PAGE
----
Hadi Harb

Work place: Engineering Institute of Technology, Perth, WA 6005, Australia

E-mail: hadi.harb@eit.edu.au


Research Interests: Artificial Intelligence


Hadi Harb holds a MEng (2000) in electrical-electronic engineering from the Lebanese University. He earned his MSc in 2001 and PhD in 2004 both in computer science from the Institut National des Sciences Appliquées INSA Lyon France, and the Ecole Centrale de Lyon France, respectively. In 2004 he joined Centrale Lyon Innovation SA as a research engineer. In 2006 he founded and managed Ghanni, a company specialised in multimedia content recommendation and identification. Several European radio stations and websites licensed Ghanni’s music recommendation technology. In 2015 he restructured Ghanni to transform it into a consultancy company in the domain of Artificial Intelligence and joined the Engineering Institute of Technology, Australia, as a lecturer. His current research interests are in the use of Artificial Intelligence techniques to solve industrial problems.

Author Articles
Data Analysis for the Aero Derivative Engines Bleed System Failure Identification and Prediction

By Khalid Salmanov Hadi Harb

DOI: https://doi.org/10.5815/ijisa.2021.06.02, Pub. Date: 8 Dec. 2021

Middle size gas/diesel aero-derivative power generation engines are widely used on various industrial plants in the oil and gas industry. Bleed of Valve (BOV) system failure is one of the failure mechanisms of these engines. The BOV is part of the critical anti-surge system and this kind of failure is almost impossible to identify while the engine is in operation. If the engine operates with BOV system impaired, this leads to the high maintenance cost during overhaul, increased emission rate, fuel consumption and loss in the efficiency. This paper proposes the use of readily available sensor data in a Supervisory Control and Data Acquisition (SCADA) system in combination with a machine learning algorithm for early identification of BOV system failure. Different machine learning algorithms and dimensionality reduction techniques are evaluated on real world engine data. The experimental results show that Bleed of Valve systems failures could be effectively predicted from readily available sensor data.

[...] Read more.
Neural Networks-based Process Model and its Integration with Conventional Drum Level PID Control in a Steam Boiler Plant

By Douglas T. Mugweni Hadi Harb

DOI: https://doi.org/10.5815/ijem.2021.05.01, Pub. Date: 8 Oct. 2021

Controlling drum level is a major and crucial control objective in thermal power plant steam boilers. The drum level as a controlled variable is highly characterized by complex non-linear process dynamics as well as measurement noise and long-time delays. Developing a data-driven process model is particularly advantageous as it could be built from ongoing operational data. Such a model could be used to assist existing controllers by providing predictions regarding the drum level. The aim of this paper is to develop such a model and to propose a control architecture that can be easily integrated into existing control hardware. For that purpose, different neural networks are used, Multilayer Perceptron (MLP), Nonlinear Autoregressive Exogenous (NARX), and Long Short Term (LSTM) neural networks. LSTM and MLP were able to capture the dynamics of the process, but LSTM showed superior performance. The results demonstrate that the use of traditional machine learning criteria to evaluate a process model is not necessarily adequate. Using the model in an open-loop and a closed-loop simulation is more suitable to test its ability to capture the dynamics of the process. A novel architecture that integrates the process model within an existing closed-loop controller is proposed. The architecture uses adaptive weights to ensure that a good model is given more influence than a bad model on the controller’s output.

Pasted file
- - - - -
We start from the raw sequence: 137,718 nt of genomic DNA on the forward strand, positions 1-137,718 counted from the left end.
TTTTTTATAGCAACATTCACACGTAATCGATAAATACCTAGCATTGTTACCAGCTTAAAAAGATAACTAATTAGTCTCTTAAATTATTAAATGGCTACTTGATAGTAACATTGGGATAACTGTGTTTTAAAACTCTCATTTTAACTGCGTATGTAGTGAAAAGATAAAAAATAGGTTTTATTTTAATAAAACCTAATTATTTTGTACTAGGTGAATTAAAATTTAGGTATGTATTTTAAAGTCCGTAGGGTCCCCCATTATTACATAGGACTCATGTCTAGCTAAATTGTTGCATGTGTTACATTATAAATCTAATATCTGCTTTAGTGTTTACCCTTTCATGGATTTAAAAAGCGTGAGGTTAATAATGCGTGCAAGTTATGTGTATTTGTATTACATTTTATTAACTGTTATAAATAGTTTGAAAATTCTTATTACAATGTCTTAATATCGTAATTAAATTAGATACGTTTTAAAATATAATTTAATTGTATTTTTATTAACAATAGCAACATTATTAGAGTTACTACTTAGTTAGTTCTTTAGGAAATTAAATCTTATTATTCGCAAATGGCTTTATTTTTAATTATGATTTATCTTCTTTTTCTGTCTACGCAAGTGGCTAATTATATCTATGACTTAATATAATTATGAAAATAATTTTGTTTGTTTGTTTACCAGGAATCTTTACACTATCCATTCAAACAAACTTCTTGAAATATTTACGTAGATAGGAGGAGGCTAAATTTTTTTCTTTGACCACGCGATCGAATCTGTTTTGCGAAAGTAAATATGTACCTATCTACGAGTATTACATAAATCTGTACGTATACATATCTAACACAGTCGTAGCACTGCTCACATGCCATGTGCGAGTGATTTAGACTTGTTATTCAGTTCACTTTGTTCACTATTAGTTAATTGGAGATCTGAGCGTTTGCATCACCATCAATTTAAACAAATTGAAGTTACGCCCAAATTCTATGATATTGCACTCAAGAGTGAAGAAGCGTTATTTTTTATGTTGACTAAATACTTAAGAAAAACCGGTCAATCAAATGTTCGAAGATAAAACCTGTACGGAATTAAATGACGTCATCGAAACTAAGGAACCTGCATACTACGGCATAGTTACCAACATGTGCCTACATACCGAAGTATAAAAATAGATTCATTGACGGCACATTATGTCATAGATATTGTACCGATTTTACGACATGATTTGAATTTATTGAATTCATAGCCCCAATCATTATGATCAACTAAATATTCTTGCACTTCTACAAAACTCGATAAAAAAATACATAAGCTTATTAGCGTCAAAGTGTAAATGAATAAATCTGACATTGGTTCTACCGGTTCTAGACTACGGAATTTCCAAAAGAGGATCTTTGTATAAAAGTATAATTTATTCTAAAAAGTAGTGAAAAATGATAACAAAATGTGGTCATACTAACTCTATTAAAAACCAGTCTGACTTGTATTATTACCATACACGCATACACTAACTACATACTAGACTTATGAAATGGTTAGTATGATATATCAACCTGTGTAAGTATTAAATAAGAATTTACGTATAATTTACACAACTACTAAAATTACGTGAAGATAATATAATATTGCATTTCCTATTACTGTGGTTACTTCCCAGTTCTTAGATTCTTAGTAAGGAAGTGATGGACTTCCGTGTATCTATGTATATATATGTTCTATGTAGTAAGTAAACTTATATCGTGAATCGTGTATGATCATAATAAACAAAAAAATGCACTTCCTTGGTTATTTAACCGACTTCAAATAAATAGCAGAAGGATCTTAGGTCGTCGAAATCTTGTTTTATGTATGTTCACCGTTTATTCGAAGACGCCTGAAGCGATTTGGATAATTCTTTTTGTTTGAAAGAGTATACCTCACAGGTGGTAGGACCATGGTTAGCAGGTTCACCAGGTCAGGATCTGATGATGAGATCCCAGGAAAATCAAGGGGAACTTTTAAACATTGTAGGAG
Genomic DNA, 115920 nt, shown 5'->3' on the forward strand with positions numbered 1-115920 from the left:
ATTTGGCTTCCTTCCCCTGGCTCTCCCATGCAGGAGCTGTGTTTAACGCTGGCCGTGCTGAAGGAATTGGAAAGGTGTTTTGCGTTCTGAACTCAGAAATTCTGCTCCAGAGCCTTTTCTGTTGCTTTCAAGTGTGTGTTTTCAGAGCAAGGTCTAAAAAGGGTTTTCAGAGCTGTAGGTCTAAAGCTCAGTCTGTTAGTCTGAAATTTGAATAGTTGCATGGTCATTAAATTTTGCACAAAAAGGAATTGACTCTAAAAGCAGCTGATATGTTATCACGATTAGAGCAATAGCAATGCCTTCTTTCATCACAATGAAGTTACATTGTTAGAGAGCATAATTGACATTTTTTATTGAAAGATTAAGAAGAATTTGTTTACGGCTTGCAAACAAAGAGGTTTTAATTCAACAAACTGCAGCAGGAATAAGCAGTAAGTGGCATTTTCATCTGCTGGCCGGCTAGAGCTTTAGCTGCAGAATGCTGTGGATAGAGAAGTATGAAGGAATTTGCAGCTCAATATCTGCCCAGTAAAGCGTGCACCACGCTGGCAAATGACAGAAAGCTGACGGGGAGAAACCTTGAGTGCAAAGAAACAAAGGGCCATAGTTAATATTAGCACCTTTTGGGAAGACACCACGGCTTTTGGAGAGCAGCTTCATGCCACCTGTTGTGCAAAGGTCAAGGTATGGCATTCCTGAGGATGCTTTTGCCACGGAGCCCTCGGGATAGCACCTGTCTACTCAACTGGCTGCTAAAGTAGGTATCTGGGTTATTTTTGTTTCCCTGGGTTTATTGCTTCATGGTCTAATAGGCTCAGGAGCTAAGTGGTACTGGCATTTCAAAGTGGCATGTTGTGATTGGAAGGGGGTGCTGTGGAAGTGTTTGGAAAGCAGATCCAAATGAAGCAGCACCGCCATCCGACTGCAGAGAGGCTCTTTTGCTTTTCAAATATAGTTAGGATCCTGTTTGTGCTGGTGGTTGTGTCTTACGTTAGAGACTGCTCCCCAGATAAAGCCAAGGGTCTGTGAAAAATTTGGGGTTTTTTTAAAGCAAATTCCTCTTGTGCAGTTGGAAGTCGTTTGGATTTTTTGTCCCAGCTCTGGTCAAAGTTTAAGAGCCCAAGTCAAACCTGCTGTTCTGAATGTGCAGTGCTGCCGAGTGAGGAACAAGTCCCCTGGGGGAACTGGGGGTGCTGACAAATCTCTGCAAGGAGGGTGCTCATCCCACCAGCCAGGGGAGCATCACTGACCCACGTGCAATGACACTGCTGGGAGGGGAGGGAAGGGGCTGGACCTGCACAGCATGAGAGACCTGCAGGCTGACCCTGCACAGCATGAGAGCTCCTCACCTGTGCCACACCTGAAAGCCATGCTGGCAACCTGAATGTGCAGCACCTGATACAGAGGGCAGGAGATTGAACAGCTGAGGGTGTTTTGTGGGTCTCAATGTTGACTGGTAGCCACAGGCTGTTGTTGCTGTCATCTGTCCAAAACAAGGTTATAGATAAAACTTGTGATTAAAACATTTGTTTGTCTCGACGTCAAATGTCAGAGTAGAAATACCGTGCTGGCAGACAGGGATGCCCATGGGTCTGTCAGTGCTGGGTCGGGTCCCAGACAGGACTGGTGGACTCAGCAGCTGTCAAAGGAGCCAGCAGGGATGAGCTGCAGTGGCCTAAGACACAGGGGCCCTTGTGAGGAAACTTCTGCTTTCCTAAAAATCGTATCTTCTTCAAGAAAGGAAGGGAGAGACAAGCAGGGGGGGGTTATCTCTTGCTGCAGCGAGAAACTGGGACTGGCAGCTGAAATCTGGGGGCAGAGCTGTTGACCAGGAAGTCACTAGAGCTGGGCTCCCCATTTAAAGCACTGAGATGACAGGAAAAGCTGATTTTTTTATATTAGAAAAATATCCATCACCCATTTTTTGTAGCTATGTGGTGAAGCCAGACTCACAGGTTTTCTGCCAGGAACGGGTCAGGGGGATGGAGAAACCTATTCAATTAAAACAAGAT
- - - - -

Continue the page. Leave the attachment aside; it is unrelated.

[...] Read more.
A Neural Network Based Motor Bearing Fault Diagnosis Algorithm and its Implementation on Programmable Logic Controller

By Wedajo T. Abdisa Hadi Harb

DOI: https://doi.org/10.5815/ijisa.2019.10.01, Pub. Date: 8 Oct. 2019

This research aims to test the feasibility of Programmable Logic Controller implementation of an Artificial Neural Network based bearing fault diagnosis using vibration datasets. The main drawback of using a Programmable Logic Controller along with an Artificial Neural Network is that it does not support the parallel nature of neural networks. This drawback is not significant for relatively small applications like bearing diagnosis that involve very short execution time. In this paper, a three layer multilayer perceptron backpropagation neural network is trained using Levenberg-Marquardt training algorithm with vibration dataset consisting of four bearing status classes: normal, outer race way fault, inner race way fault and rolling element (ball) fault. Time-frequency domain and time domain input features were considered in this research. Both approaches have performed well during simulation phase. But the time-frequency feature extraction approach was observed to take too long scan cycle time to be implemented in real-time. This is due to the computationally intensive nature of Fast Fourier Transform algorithm involved during feature extraction. The time domain approach is proved to be feasible for Programmable Logic Controller implementation. The time domain input features used for neural network training were root mean square, variance, kurtosis and negative log likelihood values. The average performance obtained during simulation with 10-fold cross validation performance estimator was an error of 7.9 x10-4. The performance tests of Programmable Logic Controller implementation resulted in 100% bearing fault detection rate.

[...] Read more.
Other Articles